Type: Research Article
ISSN: 0034-6659

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Article
Publication date: 1 February 1993

Much is made these days of the need for consumer information on food packages, designed to help the consumer organize diets conducive to good health. The British Nutrition…

Abstract

Much is made these days of the need for consumer information on food packages, designed to help the consumer organize diets conducive to good health. The British Nutrition Foundation has always believed that such information may be of little value or may be positively harmful if consumers do not understand it or know how to use it. During a study undertaken to determine how best to teach young adults the basics of nutrition, we discovered that there was widespread ignorance, not only about nutrition but also about food production, manufacture and distribution — indeed about all matters relating to the provision of foodstuffs to consumers.

Details

Nutrition & Food Science, vol. 93 no. 2
Type: Research Article
ISSN: 0034-6659

Article
Publication date: 1 December 1996

Roy Ballam

Outlines the reasons for and development of the Guidelines on Education Materials Concerned with Nutrition published in July 1996 by the UK Government’s nutrition task force to…

382

Abstract

Outlines the reasons for and development of the Guidelines on Education Materials Concerned with Nutrition published in July 1996 by the UK Government’s nutrition task force to help achieve the Health of the Nation dietary targets. States that the guidelines should help food manufacturers develop appropriate education materials on diet and health issues. Lists the guidelines and a checklist used by the food technology unit.

Details

Nutrition & Food Science, vol. 96 no. 6
Type: Research Article
ISSN: 0034-6659

Keywords

Article
Publication date: 1 March 1974

Frances Neel Cheney

Communications regarding this column should be addressed to Mrs. Cheney, Peabody Library School, Nashville, Tenn. 37203. Mrs. Cheney does not sell the books listed here. They are…

Abstract

Communications regarding this column should be addressed to Mrs. Cheney, Peabody Library School, Nashville, Tenn. 37203. Mrs. Cheney does not sell the books listed here. They are available through normal trade sources. Mrs. Cheney, being a member of the editorial board of Pierian Press, will not review Pierian Press reference books in this column. Descriptions of Pierian Press reference books will be included elsewhere in this publication.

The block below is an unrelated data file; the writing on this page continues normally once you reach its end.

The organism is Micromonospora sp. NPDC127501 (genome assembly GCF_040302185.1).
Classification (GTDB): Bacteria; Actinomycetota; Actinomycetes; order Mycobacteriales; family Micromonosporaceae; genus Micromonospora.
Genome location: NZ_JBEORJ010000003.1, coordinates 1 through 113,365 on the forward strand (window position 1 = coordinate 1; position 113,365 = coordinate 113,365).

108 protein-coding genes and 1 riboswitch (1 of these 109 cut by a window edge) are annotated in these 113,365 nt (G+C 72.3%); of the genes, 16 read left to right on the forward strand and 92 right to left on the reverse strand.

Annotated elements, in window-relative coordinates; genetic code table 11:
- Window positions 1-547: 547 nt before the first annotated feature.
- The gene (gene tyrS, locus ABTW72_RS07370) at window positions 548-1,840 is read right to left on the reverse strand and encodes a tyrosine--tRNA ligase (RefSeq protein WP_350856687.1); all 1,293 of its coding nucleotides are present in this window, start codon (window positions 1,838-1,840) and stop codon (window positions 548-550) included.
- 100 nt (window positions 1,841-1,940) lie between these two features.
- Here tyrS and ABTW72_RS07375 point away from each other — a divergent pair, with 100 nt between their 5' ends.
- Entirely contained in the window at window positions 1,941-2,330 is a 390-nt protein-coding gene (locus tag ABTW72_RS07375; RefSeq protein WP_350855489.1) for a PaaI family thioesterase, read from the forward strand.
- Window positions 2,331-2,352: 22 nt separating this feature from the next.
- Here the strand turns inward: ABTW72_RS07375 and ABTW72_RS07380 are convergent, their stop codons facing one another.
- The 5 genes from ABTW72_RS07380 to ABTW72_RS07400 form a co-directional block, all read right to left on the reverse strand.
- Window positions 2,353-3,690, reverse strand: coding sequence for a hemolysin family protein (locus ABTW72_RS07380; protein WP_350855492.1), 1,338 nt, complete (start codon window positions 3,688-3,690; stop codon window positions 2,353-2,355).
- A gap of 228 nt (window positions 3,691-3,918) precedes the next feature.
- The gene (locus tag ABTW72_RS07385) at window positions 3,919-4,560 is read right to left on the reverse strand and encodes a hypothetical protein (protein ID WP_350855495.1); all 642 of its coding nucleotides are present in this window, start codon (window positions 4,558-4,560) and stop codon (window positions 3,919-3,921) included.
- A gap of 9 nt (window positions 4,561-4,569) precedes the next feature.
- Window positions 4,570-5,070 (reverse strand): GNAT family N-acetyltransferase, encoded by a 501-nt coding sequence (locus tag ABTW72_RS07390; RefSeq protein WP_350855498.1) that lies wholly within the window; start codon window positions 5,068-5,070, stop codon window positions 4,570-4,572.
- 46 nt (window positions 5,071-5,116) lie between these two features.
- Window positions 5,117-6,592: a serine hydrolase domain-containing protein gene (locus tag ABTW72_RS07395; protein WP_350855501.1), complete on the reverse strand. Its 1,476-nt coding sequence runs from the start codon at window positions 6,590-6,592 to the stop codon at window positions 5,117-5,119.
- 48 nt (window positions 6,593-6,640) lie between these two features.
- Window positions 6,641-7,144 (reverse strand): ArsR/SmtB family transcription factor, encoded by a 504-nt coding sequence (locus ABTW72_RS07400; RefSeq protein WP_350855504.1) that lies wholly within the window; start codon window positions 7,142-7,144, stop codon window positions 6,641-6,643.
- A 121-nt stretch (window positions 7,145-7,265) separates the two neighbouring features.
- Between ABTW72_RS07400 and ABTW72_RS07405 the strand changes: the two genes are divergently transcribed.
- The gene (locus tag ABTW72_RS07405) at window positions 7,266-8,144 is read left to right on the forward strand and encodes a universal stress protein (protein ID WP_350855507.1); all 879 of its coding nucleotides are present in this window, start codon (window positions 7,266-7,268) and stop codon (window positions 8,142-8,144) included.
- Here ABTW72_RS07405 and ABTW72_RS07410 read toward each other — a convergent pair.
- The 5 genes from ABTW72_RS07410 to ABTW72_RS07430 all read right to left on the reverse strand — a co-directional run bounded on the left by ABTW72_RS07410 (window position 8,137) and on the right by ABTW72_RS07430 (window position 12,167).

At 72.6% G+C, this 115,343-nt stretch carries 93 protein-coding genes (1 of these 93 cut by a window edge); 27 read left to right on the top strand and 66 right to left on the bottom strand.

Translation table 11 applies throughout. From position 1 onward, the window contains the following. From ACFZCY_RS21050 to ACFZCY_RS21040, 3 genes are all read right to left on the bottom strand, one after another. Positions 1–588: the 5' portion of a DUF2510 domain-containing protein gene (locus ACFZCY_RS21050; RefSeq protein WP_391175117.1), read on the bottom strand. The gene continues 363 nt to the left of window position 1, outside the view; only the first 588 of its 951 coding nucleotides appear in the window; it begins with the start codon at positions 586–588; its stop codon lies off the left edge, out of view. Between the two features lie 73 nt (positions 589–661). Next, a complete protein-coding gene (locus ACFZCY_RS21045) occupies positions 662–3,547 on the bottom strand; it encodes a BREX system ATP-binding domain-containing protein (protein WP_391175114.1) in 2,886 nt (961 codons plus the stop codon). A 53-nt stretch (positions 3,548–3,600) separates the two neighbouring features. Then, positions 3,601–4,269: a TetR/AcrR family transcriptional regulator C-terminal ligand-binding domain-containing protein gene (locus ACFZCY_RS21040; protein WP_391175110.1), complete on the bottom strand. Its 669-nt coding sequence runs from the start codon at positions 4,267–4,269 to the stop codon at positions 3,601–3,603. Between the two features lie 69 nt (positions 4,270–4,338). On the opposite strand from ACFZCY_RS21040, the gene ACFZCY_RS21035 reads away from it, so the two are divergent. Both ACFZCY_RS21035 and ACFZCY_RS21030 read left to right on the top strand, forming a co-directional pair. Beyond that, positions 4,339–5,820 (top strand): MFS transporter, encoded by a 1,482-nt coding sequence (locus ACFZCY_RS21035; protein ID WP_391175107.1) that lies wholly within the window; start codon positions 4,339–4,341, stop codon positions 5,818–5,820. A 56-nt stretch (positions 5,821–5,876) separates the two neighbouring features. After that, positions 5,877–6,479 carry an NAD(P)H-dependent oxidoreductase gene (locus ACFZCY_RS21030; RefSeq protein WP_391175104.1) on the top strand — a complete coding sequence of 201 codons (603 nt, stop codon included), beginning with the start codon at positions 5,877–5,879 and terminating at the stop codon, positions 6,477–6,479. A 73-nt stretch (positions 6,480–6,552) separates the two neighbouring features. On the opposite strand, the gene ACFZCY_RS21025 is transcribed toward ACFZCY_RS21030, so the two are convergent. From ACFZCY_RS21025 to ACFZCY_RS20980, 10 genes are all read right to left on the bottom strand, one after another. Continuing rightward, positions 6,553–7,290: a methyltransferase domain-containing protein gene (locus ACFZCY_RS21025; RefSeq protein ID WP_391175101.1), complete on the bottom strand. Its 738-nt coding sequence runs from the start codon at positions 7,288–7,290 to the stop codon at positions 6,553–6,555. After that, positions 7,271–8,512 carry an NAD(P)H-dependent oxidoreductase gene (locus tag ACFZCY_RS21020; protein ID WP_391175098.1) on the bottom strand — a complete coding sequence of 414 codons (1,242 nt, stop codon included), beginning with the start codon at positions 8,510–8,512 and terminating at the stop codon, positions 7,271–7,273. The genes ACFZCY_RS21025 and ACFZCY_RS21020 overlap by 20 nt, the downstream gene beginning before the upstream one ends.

Details

Reference Services Review, vol. 2 no. 3
Type: Research Article
ISSN: 0090-7324

Article
Publication date: 1 July 1900

A point repeatedly brought forward for the defence, or at all events for the purpose of mitigating the fine, in adulteration cases, is the statement that defendant's goods have…

Abstract

A point repeatedly brought forward for the defence, or at all events for the purpose of mitigating the fine, in adulteration cases, is the statement that defendant's goods have been analysed on former occasions and have been found genuine. As illustrating the slight value of analyses of previous samples may be taken the average laudatory analyses on patent or proprietary foods, drinks, or medicine. The manufacturer calculates—and calculates rightly—that the general public will believe that the published analysis of a particular specimen which had been submitted to the analytical expert by the manufacturer himself, guarantees all the samples on the market to be equally pure. History has repeatedly proved that in 99 cases out of 100 the goods found on the market fall below the quality indicated by the published analyses. Not long ago a case bearing on this matter was tried in court, where samples of cocoa supplied by the wholesale firm were distributed; but, when the retailer tried to sell the bulk of the consignment, he had repeated complaints from his customers that the samples were a very much better article than what he was then supplying. He summoned the wholesale dealer and won his case. But what guarantee have the general public of the quality of any manufacturer's goods—unless the Control System as instituted in Great Britain is accepted and applied ? Inasmuch as any manufacturer who joins the firms under the British Analytical Control thereby undertakes to keep all his samples up to the requisite standard; as his goods thenceforth bear the Control stamp; and as any purchaser can at any time submit a sample bought on the open market to the analytical experts of the British Analytical Control, free of any charge, to ascertain if the sample is up to the published and requisite standard, it is plain that a condition of things is created which not only protects the public from being cheated, but also acts most beneficially for these firms which are not afraid to supply a genuine article. The public are much more willing to buy an absolutely guaranteed article, of which each sample must be kept up to the previous high quality, rather than one which was good while it was being introduced, but as soon as it became well known fell off in quality and continued to live on its reputation alone.

Details

British Food Journal, vol. 2 no. 7
Type: Research Article
ISSN: 0007-070X